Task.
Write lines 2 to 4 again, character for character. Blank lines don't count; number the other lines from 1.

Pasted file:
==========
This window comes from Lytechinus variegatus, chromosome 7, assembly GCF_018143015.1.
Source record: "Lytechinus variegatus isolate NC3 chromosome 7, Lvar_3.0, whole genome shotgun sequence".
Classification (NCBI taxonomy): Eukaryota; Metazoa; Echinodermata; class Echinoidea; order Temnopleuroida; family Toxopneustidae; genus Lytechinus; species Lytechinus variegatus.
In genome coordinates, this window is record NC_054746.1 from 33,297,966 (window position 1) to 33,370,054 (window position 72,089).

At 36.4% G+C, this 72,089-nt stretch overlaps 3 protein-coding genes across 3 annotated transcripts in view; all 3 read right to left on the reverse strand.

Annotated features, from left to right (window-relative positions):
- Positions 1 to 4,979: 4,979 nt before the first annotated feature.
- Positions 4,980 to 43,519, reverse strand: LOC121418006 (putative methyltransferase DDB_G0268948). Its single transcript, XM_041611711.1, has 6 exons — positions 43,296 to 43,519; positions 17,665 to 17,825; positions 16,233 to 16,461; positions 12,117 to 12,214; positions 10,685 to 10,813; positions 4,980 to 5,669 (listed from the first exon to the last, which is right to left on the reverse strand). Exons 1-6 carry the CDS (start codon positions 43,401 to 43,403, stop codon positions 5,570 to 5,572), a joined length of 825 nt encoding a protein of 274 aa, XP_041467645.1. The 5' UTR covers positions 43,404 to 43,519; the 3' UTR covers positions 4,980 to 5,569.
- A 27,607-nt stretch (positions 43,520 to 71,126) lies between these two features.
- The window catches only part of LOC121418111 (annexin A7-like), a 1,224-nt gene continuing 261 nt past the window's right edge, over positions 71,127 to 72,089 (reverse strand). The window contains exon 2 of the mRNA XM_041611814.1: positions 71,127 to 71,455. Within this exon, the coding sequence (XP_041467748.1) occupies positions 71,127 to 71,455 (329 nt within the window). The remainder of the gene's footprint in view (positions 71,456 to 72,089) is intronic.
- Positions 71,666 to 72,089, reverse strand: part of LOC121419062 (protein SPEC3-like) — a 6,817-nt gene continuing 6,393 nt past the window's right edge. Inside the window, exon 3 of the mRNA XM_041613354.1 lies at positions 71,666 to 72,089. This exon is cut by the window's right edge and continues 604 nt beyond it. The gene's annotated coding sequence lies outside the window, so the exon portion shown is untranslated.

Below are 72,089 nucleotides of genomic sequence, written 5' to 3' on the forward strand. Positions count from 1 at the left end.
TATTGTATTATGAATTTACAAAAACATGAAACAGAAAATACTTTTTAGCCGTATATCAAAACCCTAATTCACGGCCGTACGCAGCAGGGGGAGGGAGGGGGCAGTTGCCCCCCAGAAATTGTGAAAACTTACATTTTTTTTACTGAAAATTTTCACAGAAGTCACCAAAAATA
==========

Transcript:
Source record: "Lytechinus variegatus isolate NC3 chromosome 7, Lvar_3.0, whole genome shotgun sequence".
Classification (NCBI taxonomy): Eukaryota; Metazoa; Echinodermata; class Echinoidea; order Temnopleuroida; family Toxopneustidae; genus Lytechinus; species Lytechinus variegatus.
In genome coordinates, this window is record NC_054746.1 from 33,297,966 (window position 1) to 33,370,054 (window position 72,089).